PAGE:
I haven’t read this paper, by Assaf Zimring, a job market candidate from Stanford economics, but I pass it along for its obvious current relevance. Here is the abstract:
This paper uses detailed household expenditure and firm production data to study the welfare consequences of the blockade on the Gaza Strip between 2007 and 2010. Using the West Bank as a counterfactual, I find that being removed from world markets reduced welfare by 17%-28% on average. Moreover, households with larger pre-blockade expenditure levels experienced disproportionally larger welfare losses. These effects are substantially larger than the predictions of standard trade models. I show that this discrepancy is due to a combination of resource reallocation and reduced productivity. Using firm level data I find that the blockade triggered reallocation of workers across firms and sectors, especially from manufacturing and into services, and from industries that use imported inputs intensively, or export. In addition, labor productivity fell sharply by 24%-29%. This decline was however significantly higher in manufacturing (45%) than in services (5%).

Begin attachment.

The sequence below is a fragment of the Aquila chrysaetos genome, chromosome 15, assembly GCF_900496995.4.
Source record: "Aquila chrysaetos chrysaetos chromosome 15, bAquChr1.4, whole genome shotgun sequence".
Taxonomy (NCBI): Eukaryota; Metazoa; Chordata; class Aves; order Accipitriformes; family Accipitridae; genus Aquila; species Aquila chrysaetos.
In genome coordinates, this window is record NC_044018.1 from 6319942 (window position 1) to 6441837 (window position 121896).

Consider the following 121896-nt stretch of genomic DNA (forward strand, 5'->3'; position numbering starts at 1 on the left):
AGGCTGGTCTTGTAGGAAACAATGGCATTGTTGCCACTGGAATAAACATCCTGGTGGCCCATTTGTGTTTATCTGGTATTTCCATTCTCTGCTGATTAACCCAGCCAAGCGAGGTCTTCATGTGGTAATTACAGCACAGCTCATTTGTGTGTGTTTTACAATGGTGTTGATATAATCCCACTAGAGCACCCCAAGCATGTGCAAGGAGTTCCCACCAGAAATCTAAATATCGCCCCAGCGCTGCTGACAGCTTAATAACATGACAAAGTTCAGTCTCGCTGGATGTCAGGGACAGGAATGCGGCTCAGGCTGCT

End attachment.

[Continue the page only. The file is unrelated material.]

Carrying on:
The link and the author’s home page you will find here.